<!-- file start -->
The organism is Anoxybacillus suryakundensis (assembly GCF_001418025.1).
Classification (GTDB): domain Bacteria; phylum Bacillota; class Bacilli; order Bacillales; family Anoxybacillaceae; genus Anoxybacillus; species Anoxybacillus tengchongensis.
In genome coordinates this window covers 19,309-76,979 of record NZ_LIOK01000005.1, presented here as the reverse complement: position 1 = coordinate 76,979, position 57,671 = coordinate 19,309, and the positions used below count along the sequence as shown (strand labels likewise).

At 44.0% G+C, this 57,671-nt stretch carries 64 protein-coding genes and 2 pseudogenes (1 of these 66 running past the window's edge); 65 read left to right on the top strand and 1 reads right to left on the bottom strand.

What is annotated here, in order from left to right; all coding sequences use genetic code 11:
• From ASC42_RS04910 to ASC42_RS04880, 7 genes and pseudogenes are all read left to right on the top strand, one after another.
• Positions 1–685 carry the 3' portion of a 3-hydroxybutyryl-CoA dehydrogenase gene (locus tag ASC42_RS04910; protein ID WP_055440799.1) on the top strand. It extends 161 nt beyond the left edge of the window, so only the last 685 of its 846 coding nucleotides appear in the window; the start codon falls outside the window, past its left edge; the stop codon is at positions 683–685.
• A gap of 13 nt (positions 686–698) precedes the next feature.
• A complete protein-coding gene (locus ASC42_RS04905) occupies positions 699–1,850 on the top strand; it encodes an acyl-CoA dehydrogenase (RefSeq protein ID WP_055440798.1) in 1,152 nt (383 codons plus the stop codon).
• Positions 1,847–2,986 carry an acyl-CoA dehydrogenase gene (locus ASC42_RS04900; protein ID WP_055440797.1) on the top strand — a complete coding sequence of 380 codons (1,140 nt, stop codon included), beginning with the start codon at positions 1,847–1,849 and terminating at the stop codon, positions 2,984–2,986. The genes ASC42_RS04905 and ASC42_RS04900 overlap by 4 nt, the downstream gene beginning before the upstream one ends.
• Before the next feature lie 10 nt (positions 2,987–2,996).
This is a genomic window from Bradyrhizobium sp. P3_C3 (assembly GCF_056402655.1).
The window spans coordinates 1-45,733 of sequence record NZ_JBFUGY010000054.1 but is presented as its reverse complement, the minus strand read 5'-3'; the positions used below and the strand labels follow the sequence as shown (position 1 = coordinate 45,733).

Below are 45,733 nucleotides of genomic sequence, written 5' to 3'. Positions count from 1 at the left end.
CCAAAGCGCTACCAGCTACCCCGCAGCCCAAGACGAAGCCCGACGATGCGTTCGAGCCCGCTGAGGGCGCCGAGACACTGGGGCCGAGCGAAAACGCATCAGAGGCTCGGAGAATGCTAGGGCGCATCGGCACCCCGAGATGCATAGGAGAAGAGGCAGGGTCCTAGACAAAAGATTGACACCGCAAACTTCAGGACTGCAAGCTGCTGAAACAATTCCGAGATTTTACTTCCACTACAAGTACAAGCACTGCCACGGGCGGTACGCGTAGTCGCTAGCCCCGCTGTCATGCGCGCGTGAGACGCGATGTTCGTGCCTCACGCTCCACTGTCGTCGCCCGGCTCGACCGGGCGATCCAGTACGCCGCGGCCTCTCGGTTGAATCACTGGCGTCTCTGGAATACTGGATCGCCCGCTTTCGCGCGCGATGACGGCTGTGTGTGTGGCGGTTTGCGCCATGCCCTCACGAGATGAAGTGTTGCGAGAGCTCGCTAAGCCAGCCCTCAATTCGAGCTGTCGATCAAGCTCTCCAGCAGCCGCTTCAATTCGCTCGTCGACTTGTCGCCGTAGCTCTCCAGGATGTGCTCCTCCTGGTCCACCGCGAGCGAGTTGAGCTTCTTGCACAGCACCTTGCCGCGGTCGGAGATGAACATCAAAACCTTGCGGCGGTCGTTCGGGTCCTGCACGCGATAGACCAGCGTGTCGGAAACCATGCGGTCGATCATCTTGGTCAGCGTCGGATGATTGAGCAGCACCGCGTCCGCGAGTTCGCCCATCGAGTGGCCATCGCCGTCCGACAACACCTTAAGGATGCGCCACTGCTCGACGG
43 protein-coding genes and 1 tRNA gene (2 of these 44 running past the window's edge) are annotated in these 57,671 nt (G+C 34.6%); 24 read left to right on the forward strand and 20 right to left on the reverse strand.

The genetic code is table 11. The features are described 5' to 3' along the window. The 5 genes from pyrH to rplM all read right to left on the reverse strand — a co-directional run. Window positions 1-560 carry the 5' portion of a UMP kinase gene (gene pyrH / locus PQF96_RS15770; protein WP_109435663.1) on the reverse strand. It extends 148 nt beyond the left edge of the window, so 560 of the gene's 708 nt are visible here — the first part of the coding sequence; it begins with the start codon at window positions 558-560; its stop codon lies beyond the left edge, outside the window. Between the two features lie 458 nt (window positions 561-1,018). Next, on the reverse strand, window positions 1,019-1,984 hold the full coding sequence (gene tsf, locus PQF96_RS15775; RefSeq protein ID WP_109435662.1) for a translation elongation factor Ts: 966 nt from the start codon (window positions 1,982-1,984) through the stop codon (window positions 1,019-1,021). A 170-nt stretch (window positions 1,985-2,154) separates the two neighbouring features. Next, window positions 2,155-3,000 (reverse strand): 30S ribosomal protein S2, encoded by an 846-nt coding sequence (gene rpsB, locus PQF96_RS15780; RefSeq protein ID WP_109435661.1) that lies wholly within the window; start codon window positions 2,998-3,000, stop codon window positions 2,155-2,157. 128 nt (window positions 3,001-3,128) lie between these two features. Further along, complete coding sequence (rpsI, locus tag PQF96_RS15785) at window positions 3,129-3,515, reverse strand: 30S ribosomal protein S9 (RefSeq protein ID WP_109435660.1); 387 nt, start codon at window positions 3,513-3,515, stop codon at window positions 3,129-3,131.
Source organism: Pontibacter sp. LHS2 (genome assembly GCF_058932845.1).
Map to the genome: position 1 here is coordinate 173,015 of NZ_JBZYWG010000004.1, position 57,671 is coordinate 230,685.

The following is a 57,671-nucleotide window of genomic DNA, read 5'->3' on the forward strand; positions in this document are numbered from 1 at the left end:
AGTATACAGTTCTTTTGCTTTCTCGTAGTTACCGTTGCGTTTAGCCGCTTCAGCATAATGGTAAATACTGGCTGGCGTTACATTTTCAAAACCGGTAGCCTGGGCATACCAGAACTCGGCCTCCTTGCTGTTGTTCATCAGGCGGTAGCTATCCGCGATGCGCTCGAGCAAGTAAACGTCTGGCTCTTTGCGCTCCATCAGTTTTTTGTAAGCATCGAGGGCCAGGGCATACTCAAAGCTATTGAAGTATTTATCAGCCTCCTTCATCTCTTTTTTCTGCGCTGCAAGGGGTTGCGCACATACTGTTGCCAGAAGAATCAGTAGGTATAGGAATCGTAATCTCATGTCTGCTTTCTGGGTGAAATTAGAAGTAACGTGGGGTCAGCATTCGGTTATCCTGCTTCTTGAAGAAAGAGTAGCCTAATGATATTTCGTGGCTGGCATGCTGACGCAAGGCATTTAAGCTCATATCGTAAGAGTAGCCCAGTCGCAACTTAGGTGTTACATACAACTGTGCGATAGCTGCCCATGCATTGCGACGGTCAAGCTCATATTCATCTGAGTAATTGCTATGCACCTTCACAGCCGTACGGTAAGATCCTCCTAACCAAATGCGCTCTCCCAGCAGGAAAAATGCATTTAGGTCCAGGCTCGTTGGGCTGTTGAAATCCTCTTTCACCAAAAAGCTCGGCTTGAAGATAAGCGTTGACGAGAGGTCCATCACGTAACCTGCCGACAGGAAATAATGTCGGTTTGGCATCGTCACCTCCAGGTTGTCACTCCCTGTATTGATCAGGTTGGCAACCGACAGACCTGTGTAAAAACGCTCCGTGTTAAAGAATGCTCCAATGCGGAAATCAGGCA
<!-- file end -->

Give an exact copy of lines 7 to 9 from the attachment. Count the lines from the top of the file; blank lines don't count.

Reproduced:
• Positions 1–685 carry the 3' portion of a 3-hydroxybutyryl-CoA dehydrogenase gene (locus tag ASC42_RS04910; protein ID WP_055440799.1) on the top strand. It extends 161 nt beyond the left edge of the window, so only the last 685 of its 846 coding nucleotides appear in the window; the start codon falls outside the window, past its left edge; the stop codon is at positions 683–685.
• A gap of 13 nt (positions 686–698) precedes the next feature.
• A complete protein-coding gene (locus ASC42_RS04905) occupies positions 699–1,850 on the top strand; it encodes an acyl-CoA dehydrogenase (RefSeq protein ID WP_055440798.1) in 1,152 nt (383 codons plus the stop codon).